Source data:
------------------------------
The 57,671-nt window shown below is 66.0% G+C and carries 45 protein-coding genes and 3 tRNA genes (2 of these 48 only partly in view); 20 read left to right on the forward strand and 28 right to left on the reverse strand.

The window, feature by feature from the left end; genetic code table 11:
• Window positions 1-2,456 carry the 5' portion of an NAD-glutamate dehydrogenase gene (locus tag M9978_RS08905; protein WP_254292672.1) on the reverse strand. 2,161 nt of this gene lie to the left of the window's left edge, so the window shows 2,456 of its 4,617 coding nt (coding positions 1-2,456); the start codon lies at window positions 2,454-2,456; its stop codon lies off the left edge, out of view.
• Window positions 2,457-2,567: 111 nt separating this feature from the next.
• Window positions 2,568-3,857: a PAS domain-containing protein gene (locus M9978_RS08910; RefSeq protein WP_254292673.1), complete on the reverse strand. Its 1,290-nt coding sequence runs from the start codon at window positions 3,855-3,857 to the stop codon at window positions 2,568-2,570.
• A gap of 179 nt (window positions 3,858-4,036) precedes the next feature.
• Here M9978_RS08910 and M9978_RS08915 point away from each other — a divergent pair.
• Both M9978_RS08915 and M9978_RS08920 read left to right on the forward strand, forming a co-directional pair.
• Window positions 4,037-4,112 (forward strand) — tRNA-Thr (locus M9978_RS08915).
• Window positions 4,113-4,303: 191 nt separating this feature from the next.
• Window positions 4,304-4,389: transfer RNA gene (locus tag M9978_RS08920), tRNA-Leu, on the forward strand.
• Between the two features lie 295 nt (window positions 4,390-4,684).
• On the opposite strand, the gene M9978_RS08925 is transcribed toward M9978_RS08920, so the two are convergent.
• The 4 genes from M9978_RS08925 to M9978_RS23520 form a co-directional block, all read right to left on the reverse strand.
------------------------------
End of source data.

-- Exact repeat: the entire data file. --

The 57,671-nt window shown below is 66.0% G+C and carries 45 protein-coding genes and 3 tRNA genes (2 of these 48 only partly in view); 20 read left to right on the forward strand and 28 right to left on the reverse strand.

The window, feature by feature from the left end; genetic code table 11:
• Window positions 1-2,456 carry the 5' portion of an NAD-glutamate dehydrogenase gene (locus tag M9978_RS08905; protein WP_254292672.1) on the reverse strand. 2,161 nt of this gene lie to the left of the window's left edge, so the window shows 2,456 of its 4,617 coding nt (coding positions 1-2,456); the start codon lies at window positions 2,454-2,456; its stop codon lies off the left edge, out of view.
• Window positions 2,457-2,567: 111 nt separating this feature from the next.
• Window positions 2,568-3,857: a PAS domain-containing protein gene (locus M9978_RS08910; RefSeq protein WP_254292673.1), complete on the reverse strand. Its 1,290-nt coding sequence runs from the start codon at window positions 3,855-3,857 to the stop codon at window positions 2,568-2,570.
• A gap of 179 nt (window positions 3,858-4,036) precedes the next feature.
• Here M9978_RS08910 and M9978_RS08915 point away from each other — a divergent pair.
• Both M9978_RS08915 and M9978_RS08920 read left to right on the forward strand, forming a co-directional pair.
• Window positions 4,037-4,112 (forward strand) — tRNA-Thr (locus M9978_RS08915).
• Window positions 4,113-4,303: 191 nt separating this feature from the next.
• Window positions 4,304-4,389: transfer RNA gene (locus tag M9978_RS08920), tRNA-Leu, on the forward strand.
• Between the two features lie 295 nt (window positions 4,390-4,684).
• On the opposite strand, the gene M9978_RS08925 is transcribed toward M9978_RS08920, so the two are convergent.
• The 4 genes from M9978_RS08925 to M9978_RS23520 form a co-directional block, all read right to left on the reverse strand.